Syrian President Bashar al-Assad said a suspected chemical weapons attack was a "fabrication" to justify a US military strike, as Moscow digs in to defend its ally despite increasing strains with Washington.
In an exclusive interview with AFP in Damascus -- his first since the alleged April 4 attack prompted a US air strike on Syrian forces -- Assad said his army had given up all its chemical weapons and that Syrian military power was not affected by the US strike.
"Definitely, 100 percent for us, it's fabrication," he said in the interview on Wednesday in reference to the alleged chemical weapons attack.
"Our impression is that the West, mainly the United States, is hand-in-glove with the terrorists. They fabricated the whole story in order to have a pretext for the attack."
Western leaders including US President Donald Trump have accused Assad of being behind last week's attack in the rebel-held town Khan Sheikhun, saying his forces unleashed a chemical weapon during an air strike.
The suspected attack killed at least 87 people, including many children, and images of the dead and of suffering victims provoked global outrage.
Syria denied any use of chemical weapons and Moscow said the deaths had been the result of a conventional strike hitting a rebel arms depot containing "toxic substances".
- 'Fake videos' -
In the interview, Assad insisted it was "not clear" whether an attack on Khan Sheikhun had even happened.
"You have a lot of fake videos now," he said. "We don't know whether those dead children were killed in Khan Sheikhun. Were they dead at all?"
He insisted several times that his forces had turned over all chemical weapons stockpiles in 2013, under a deal brokered by Russia to avoid threatened US military action.
"There was no order to make any attack, we don't have any chemical weapons, we gave up our arsenal a few years ago," Assad said.
He said his forces had not been diminished by the US strike.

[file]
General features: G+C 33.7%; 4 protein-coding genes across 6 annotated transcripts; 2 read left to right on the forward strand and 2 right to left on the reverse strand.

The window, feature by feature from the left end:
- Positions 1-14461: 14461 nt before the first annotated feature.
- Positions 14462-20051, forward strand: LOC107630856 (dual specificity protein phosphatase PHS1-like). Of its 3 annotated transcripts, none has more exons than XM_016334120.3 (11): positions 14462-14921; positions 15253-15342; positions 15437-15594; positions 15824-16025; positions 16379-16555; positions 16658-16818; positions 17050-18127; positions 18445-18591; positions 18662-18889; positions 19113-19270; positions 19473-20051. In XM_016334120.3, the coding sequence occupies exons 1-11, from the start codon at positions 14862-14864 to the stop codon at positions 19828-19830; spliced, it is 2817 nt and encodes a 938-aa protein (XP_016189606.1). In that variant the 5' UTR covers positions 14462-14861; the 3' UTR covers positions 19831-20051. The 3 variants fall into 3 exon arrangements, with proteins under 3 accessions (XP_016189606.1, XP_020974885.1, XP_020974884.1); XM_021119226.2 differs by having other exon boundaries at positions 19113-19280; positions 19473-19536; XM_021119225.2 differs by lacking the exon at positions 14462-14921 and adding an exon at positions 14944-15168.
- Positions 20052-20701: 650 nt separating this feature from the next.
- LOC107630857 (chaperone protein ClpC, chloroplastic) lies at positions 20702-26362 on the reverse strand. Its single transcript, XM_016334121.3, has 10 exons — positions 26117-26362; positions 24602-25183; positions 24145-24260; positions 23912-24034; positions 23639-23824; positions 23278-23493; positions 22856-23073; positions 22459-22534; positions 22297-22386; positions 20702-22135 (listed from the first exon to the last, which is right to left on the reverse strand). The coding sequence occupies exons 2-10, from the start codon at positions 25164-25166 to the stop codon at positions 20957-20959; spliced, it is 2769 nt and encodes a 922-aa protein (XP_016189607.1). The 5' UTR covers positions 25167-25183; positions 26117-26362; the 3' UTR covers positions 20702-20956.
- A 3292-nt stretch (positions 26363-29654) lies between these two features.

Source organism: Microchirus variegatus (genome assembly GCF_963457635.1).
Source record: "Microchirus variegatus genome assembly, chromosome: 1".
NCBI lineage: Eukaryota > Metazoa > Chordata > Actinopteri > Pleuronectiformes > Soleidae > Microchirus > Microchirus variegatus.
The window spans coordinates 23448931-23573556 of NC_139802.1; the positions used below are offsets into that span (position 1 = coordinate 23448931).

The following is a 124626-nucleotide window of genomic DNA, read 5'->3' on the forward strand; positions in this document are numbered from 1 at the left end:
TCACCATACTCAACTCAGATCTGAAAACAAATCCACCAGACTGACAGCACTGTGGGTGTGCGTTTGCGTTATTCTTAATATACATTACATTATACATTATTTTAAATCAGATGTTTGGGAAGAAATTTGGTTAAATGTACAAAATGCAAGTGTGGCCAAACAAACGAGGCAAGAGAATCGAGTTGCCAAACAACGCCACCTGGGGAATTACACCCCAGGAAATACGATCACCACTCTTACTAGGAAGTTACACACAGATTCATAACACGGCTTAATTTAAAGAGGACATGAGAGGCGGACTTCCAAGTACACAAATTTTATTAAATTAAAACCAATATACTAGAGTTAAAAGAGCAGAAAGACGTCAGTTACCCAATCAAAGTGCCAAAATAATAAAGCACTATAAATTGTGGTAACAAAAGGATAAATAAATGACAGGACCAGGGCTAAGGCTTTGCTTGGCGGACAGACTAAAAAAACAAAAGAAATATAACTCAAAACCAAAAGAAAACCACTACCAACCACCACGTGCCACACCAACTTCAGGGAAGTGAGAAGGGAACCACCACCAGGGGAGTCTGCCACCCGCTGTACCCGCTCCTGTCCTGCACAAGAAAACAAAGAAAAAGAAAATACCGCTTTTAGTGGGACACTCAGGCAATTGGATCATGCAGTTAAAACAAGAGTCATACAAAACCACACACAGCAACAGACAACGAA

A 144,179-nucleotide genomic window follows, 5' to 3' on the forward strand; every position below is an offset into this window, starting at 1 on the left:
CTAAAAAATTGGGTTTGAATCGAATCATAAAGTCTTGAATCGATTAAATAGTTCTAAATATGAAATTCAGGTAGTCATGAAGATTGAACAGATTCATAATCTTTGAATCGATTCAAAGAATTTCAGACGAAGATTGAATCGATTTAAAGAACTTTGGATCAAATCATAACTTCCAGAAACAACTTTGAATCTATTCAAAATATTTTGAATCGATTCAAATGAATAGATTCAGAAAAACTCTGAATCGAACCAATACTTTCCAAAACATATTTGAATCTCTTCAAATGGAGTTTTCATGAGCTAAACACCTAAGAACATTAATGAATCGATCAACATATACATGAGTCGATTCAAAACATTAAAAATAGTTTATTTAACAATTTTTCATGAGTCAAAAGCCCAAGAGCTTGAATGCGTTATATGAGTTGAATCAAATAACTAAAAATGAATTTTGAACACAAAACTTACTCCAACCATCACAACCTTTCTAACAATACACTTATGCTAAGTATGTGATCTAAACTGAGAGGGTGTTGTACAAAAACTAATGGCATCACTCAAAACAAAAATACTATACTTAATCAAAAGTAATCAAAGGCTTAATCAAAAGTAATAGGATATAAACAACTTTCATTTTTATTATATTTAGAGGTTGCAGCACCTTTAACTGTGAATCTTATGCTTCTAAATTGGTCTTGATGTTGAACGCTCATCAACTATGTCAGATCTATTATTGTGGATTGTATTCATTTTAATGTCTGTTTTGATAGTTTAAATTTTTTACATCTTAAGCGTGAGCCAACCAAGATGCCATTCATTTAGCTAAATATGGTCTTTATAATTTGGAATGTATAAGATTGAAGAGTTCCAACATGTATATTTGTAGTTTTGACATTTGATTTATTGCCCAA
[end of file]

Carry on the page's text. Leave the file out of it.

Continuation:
"Our firepower, our ability to attack the terrorists hasn't been affected by this strike."
Denouncing a "very barbaric" attack, Trump ordered a strike that saw 59 Tomahawk cruise missiles slam into the airbase in central Syria from where Washington accused Assad's forces of launching the attack.
- Trump bats aside criticism -
It was the first direct US military action against Assad's forces since the start of Syria's civil war six years ago and led to a quick downward spiral in ties between Washington and Moscow.
Russia accused the United States of breaking international law with the strike against the Syrian regime, a key ally that Moscow has supported with air strikes since 2015.
Trump gave such criticism short shrift on Wednesday, saying: "I felt we had to do something about it. I have absolutely no doubt we did the right thing."
On Thursday Trump expressed confidence that US-Russia ties would improve.
"Things will work out fine between the U.S.A. and Russia," Trump said in a tweet. "At the right time everyone will come to their senses & there will be lasting peace!"
The strains in ties were clear as US Secretary of State Rex Tillerson received a frosty reception Wednesday on a visit to Moscow, where he said there was now "a low level of trust" between the two countries.
- Russia vetoes resolution -
The polarised positions were evident too at the UN Security Council on Wednesday, when Russia vetoed a Western-drafted resolution that would have required Syrian cooperation in an investigation into the suspected chemical attack.
It was the eighth time that Russia has used its veto power to block action directed at Damascus.
In a show of continued support for the regime, Moscow was to host Syrian Foreign Minister Walid Muallem for talks with Foreign Minister Sergei Lavrov on Thursday.
On Friday the two will join a three-way meeting with Foreign Minister Mohammad Javad Zarif of Iran, another key ally of the Assad regime.
Since breaking out with mass protests in March 2011, Syria's conflict has spiralled into a devastating civil war that has left more than 320,000 people dead and forced millions from their homes.
The war has drawn in a wide of range of global powers, from Russia and Iran in support of the regime, to Western nations, Turkey and Arab Gulf states in support of various rebel forces.
The war also led to the emergence of the Islamic State jihadist group, which seized control of large parts of Syria and Iraq in 2014 but has since lost much of the territory it once controlled.
IS is facing twin offensives by Iraqi forces on the city of Mosul and by an Arab-Kurdish alliance on its de facto Syrian capital Raqa, backed by a US-led coalition that launched air strikes against the jihadists in 2014.
The coalition said Thursday that one its air strikes had accidentally killed 18 members of the Syrian alliance south of Tabqa, a strategically important town on the Euphrates River close to Raqa.
"The strike was requested by the partnered forces, who had identified the target location as an ISIS fighting position," a coalition statement read, using an alternative acronym for IS.
"The target location was actually a forward Syrian Democratic Forces fighting position," it said, offering its "deepest condolences".